Conspiracy theories seems to be getting more common, and that worries me; so I was fascinated to read this article about them, based on research at The University of Cambridge.
They had a slate of 10 common conspiracy theories, and found that over 60% of Brits believe at least one of them. 10% think that the truth about the harmful effects of vaccines is being deliberately hidden from the public. 30% think that the government is deliberately hiding the truth about how many immigrants really live here. The only reassurance here is there is less belief in conspiracy theories here or in the US, but it is still, from my point of view, belief in conspiracy theories is alarmingly high.
Widespread belief in conspiracy theories seems to lead to a breakdown in rational political discussion, and indeed to a breakdown in democracy. If people harbour irrational beliefs about the current state of things, they are in no fit state to make rational decisions about how things should be improved.
The research at Cambridge explores what leads to people holding these conspiracy theories. They arise when people feel threatened, and feel excluded from power. I assume that the number of people who feel threatened and excluded is going up, leading to increasing belief in conspiracy theories. They are also more common in less educated people, and those who depend on social media.
A way forward?
Hugo Drochon in The Guardian offers five helpful suggestions about how to combat the growth of conspiracy theories:
Talk to friends who believe in conspiracy theories. Friends, it seems, are still trusted even when journalists and politicians are not.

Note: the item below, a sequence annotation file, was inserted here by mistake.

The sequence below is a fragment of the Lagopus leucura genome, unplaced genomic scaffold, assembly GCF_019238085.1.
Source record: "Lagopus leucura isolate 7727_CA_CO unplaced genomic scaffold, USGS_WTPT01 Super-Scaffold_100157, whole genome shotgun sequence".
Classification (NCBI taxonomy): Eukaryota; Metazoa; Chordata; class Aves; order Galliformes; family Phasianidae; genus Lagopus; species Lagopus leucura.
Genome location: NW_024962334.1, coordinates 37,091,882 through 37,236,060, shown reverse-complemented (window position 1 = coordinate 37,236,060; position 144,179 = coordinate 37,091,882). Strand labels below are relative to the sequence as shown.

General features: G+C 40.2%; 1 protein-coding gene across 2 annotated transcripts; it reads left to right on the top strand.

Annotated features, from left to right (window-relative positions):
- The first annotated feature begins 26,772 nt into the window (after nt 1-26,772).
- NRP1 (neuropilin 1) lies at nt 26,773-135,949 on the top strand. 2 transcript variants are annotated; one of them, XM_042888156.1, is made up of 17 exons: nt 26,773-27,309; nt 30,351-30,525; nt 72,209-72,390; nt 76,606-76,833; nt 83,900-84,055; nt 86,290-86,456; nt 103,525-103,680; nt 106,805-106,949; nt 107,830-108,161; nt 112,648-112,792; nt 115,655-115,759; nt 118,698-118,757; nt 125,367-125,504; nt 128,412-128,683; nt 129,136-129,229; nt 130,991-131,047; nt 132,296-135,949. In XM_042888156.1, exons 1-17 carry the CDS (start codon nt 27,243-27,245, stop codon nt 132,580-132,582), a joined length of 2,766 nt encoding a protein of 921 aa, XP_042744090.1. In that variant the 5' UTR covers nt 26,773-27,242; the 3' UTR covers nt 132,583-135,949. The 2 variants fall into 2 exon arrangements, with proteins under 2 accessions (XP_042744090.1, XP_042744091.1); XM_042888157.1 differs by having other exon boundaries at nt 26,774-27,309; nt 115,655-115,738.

Listen to academics, who are still trusted more than journalists and politicians.
Educate yourself, as education makes you less likely to hold conspiracy theories.
Regulate technology, because social media encourages conspiracy theories.
Politicians need to be responsive and to listen because, if they are felt not to be listening, people turn to conspiracy theories.
I also wonder how belief in conspiracy theories relates to religion. Religious people are so diverse that there would be no single relationship to conspiracy theories. My guess is that there might be a link between conservative, dogmatic forms of religion and conspiracy theories. That could go both ways. If conspiracy theorists become religious at all, I guess they will be attracted to conservative forms of religion. Equally, conservative religion could also make people more prone to accept conspiracy theories. Conservatism in all its forms seems to be linked to people feeling threatened.
Psychologically, belief in conspiracy theories seems likely to be linked to black-and-white thinking, and to seeing things from just one point of view, not from multiple perspectives. My colleague Sara Savage has been working for some time on ‘integrative complexity’ and how to improve it.
There is encouraging evidence that, with a non-confrontational approach, people can lift their levels integrative complexity. I guess would lead to less belief in conspiracy theories.